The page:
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Open: 12/06/12- Close: 12/23/12 It's A Wonderful Life: A Live Radio Play
Reviewed for By: Brianna Essland

A lovely thrust stage.  A warm, inviting lobby complete with a decked-out Christmas tree.  An indubitably professional cast and crew.  Where in the city is this theatre space?  Well, not in the city at all actually.  For the delights and charms in Mile Square Theatre’s It’s a Wonderful Life – a live radio play – you’ll have to NJTransit it to Hoboken.  And the trip is well worth it, especially around the holiday season.

Resourcefully directed by Marykate Burke and featuring a perfectly cast group of actors, Life is that classic Second-Chance story we all know -- and most of us love, although we all have that one friend who hates that the film takes over cable this time of year.  To be safe, let’s catch everyone (who’s lived in a box) up on the plot.  George Bailey is an everyman who has resigned to life, shuffling through what he believes to be a tedious existence working at the Building and Loan Association.  He just about goes over the edge but is given an opportunity by his guardian angel Clarence Oddbody to witness how his community is affected had he never been born.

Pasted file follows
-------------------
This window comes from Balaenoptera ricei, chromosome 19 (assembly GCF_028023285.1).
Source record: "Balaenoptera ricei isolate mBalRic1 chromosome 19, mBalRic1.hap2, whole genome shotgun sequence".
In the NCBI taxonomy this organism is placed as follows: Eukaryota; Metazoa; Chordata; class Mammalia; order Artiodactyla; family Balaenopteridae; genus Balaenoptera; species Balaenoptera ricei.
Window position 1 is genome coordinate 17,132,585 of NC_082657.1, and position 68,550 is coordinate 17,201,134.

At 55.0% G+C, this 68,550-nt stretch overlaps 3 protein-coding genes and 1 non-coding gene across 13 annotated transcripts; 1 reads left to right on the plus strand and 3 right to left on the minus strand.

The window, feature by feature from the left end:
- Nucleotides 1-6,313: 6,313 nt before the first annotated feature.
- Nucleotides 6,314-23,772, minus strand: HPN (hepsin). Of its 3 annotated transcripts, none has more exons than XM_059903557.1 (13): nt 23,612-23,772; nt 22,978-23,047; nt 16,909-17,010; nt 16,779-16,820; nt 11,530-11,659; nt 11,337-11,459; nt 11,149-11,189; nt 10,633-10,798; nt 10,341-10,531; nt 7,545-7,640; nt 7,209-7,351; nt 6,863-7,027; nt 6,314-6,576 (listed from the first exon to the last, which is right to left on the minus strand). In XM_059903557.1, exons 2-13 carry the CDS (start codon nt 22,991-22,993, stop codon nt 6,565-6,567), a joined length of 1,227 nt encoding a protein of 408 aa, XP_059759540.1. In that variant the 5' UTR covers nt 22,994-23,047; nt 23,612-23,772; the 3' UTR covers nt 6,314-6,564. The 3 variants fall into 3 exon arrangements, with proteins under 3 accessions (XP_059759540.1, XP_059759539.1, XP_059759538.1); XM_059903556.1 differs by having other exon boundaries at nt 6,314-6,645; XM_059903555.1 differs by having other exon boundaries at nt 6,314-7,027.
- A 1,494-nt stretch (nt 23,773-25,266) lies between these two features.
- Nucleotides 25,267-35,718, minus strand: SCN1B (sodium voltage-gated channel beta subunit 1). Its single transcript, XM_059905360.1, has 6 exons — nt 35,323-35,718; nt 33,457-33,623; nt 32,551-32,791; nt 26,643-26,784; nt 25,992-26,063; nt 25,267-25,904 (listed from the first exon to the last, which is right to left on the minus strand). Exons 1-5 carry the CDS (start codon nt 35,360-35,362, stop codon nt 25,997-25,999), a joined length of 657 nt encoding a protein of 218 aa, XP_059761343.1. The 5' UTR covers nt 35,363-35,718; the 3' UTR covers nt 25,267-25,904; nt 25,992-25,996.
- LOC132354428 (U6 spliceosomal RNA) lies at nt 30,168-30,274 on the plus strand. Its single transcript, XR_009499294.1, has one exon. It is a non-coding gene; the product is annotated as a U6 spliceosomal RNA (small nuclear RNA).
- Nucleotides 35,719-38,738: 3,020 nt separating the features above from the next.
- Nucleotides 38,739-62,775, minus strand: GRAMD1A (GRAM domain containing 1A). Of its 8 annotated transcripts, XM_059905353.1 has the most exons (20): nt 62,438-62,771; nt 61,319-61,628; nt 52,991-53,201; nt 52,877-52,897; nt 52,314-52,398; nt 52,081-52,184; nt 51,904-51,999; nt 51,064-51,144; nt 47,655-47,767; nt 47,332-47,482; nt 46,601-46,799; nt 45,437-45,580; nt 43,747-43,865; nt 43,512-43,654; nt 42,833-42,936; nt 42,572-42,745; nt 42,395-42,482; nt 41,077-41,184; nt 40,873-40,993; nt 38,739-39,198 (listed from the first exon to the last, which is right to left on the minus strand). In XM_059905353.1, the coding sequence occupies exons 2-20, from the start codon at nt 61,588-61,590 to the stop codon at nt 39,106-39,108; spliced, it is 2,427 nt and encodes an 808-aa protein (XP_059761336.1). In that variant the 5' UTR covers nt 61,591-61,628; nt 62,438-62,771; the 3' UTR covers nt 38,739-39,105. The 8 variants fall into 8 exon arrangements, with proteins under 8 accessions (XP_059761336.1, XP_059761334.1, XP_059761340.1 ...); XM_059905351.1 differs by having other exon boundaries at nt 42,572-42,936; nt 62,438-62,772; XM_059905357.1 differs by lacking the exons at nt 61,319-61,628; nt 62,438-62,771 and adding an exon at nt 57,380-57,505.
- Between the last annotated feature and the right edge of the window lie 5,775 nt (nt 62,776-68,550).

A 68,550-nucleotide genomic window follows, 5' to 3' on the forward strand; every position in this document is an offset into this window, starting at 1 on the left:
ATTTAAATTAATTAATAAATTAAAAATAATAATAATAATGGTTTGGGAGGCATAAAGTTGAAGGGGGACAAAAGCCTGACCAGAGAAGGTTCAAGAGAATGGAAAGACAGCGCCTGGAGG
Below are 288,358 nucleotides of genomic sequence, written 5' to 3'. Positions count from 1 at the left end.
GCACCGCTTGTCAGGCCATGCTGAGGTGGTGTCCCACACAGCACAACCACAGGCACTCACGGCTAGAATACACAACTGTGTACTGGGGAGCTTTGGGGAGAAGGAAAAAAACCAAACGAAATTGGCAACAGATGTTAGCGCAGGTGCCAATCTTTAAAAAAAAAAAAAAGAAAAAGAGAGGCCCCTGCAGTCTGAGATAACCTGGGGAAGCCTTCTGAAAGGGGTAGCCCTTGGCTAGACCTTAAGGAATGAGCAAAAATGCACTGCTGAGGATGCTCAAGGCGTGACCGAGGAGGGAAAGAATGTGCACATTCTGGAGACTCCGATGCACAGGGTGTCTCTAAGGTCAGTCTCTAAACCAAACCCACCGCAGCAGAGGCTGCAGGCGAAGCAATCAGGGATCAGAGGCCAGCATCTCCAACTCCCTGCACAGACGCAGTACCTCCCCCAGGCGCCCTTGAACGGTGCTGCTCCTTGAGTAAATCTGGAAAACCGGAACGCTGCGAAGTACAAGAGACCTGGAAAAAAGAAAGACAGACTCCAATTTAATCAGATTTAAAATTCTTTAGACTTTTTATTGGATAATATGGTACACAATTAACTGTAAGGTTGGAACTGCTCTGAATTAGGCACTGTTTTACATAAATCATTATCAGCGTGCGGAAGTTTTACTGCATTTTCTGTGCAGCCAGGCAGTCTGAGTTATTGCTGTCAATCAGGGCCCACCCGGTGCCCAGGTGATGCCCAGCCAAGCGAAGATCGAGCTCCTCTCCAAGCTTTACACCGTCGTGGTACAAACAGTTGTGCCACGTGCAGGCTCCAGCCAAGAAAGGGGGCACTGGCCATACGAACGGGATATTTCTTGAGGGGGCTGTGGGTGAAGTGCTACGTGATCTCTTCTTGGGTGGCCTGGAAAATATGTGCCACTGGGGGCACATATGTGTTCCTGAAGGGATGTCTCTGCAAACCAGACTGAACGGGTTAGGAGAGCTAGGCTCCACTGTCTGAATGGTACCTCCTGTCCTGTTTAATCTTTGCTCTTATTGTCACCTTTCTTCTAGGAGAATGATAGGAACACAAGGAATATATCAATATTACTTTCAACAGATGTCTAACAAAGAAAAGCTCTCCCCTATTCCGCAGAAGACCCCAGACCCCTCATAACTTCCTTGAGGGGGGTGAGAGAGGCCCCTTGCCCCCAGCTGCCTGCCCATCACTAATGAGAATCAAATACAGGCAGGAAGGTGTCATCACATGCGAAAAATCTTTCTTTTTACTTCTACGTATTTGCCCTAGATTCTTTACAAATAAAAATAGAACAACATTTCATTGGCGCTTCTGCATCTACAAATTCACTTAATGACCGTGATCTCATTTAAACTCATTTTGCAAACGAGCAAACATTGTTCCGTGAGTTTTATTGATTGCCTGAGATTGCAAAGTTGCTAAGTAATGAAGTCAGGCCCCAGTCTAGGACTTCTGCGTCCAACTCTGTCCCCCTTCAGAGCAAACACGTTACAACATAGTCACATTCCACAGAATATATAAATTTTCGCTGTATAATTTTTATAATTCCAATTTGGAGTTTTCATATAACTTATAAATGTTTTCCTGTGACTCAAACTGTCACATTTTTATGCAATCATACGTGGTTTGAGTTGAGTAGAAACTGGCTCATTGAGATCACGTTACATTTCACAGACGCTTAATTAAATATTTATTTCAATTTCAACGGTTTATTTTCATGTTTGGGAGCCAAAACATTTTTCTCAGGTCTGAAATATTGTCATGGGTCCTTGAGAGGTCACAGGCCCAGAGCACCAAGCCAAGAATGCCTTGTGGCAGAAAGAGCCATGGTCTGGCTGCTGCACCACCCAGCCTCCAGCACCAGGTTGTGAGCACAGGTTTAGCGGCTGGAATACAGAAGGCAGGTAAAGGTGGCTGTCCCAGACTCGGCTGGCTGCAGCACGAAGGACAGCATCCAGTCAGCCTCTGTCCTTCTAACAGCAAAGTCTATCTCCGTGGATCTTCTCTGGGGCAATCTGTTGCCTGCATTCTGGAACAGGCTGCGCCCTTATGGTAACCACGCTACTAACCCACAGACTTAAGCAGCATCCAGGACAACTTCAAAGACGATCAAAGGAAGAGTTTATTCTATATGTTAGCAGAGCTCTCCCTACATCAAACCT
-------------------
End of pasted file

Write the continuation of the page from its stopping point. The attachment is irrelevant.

Because this is presented as a live radio show, the actors are forced to tackle numerous roles and to fully develop their characters using mainly their voices.  And they all do.  In particular, Martin Landry seems to come straight from the 1940s as the overly generous George.  The breakdown sequence is tragic in the sense that it’s been building up inside Landry’s George for years and years.  Landry is spot-on in both dramatic material like that, or the play’s lighter faire (i.e. an adorable but complicated romance with Mary Hatch, played with sweet sophistication by Eliza Simpson).  Whitney Brown displays true versatility, nailing both a young beauty named Violet and worried mother Rose Bailey.

I enjoyed the creativity involved in generating the sound effects of the radio show, like the gargling of water to represent a child nearly drowning.  I did think the ensemble could have gone further with the inter-recording-studio drama amongst the “actors.”  There are at times vague gestures, like a push or a thumbs-up, but they never reveal juicy insight regarding the alliances or non-alliances amongst the cast members.

It’s a small quibble in a show that succeeds on so many levels, the most important level being: it made me think about my own life.  It made me think about how often I get stressed, anxious and neurotic… and how little I stop to think about what I do have, the people I love and who love me, the things I should be grateful for.  “No man is a failure who has friends,” Clarence Oddbody tells George Bailey.  Truer words have never been spoken.  So grab one of them and see this charmer in Hoboken.


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